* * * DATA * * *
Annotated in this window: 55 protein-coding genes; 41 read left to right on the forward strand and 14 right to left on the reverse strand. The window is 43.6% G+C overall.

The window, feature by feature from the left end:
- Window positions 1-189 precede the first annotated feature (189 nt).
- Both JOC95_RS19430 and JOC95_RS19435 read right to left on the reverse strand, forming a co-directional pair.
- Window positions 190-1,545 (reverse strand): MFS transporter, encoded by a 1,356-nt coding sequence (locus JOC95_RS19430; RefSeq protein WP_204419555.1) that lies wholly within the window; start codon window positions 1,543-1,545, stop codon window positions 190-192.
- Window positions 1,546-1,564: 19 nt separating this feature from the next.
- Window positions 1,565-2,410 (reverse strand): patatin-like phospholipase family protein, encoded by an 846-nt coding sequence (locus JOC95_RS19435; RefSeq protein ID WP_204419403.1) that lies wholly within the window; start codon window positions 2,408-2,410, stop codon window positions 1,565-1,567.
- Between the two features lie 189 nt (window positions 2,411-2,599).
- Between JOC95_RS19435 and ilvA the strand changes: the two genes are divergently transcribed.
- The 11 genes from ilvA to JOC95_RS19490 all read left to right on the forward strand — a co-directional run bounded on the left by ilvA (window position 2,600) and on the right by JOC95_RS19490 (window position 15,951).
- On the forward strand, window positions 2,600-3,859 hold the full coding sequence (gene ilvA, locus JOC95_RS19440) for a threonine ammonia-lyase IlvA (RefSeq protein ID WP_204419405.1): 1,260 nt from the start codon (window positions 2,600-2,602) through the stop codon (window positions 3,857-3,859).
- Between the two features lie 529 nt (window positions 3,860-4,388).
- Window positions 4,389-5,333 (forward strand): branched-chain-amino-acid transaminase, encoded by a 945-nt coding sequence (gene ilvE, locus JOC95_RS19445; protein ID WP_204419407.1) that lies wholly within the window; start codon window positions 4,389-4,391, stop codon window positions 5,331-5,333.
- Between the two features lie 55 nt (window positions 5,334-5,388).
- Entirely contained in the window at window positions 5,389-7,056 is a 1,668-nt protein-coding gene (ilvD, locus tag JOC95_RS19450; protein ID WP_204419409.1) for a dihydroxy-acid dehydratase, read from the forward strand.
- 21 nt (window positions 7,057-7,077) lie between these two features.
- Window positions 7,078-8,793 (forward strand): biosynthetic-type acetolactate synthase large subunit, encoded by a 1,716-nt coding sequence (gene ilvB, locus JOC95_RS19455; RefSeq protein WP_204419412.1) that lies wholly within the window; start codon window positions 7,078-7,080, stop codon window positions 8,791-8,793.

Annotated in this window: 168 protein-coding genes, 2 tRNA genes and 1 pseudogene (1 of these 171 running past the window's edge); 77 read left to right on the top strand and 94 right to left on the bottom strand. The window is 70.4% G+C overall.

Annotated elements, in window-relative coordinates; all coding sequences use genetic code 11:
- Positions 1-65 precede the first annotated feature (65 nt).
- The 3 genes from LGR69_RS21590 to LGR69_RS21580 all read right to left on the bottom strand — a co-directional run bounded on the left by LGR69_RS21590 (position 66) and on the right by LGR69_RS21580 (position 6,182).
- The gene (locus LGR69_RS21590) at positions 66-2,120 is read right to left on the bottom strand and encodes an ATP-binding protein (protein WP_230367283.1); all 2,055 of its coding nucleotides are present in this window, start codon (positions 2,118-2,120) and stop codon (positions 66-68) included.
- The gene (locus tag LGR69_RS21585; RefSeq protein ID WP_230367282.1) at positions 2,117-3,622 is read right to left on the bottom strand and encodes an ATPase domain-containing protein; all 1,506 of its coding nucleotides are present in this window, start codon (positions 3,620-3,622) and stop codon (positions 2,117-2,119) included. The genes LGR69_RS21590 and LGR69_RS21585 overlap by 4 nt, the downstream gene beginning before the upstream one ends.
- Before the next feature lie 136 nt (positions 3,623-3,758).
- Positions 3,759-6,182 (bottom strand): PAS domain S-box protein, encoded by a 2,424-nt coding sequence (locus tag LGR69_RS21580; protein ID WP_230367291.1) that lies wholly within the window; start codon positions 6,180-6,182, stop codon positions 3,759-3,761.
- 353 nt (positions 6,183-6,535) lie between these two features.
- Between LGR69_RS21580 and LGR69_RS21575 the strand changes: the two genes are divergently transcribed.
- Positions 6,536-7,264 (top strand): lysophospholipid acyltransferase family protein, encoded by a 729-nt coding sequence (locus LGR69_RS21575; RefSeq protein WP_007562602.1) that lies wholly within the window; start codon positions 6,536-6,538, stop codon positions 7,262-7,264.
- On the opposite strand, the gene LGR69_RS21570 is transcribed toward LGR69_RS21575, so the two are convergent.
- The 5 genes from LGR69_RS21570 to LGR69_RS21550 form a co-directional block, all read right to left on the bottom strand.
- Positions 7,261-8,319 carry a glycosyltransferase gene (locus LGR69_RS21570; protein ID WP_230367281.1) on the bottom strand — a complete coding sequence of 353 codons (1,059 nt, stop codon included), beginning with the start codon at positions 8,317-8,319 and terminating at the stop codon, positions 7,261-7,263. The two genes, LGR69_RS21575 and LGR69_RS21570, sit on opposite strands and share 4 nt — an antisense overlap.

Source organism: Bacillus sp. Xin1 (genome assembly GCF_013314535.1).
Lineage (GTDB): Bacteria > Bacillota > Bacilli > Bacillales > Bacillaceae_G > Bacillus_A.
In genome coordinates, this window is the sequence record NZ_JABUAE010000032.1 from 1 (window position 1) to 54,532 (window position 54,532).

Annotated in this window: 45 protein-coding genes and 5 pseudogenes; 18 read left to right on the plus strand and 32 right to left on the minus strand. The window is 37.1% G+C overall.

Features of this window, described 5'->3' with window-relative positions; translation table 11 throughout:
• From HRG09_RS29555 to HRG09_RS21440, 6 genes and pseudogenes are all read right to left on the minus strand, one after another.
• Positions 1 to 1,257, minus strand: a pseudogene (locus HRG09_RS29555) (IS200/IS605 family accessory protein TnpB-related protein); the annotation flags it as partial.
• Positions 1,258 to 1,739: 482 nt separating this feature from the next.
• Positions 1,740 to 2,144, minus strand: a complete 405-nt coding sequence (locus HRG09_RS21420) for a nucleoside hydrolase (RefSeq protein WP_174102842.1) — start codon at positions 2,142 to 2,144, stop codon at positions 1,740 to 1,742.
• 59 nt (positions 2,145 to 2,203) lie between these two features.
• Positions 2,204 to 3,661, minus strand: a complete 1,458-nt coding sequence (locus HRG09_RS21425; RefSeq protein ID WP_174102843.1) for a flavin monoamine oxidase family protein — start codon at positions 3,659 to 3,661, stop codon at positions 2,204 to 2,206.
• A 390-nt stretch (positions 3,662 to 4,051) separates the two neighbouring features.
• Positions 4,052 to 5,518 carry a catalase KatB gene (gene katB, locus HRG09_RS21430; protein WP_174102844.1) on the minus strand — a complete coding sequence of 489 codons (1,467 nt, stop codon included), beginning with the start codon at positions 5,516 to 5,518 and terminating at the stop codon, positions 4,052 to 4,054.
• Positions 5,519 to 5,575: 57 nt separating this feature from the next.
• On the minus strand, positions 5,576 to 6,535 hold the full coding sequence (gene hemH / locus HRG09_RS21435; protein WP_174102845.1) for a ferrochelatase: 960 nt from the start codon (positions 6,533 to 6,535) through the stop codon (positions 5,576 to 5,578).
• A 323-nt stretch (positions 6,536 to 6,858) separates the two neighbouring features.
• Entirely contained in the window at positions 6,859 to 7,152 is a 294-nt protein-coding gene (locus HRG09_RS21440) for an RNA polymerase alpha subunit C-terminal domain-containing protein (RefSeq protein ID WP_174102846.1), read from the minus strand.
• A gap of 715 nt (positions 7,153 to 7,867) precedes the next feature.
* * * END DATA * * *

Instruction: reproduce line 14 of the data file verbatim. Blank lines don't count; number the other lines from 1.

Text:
- Between the two features lie 55 nt (window positions 5,334-5,388).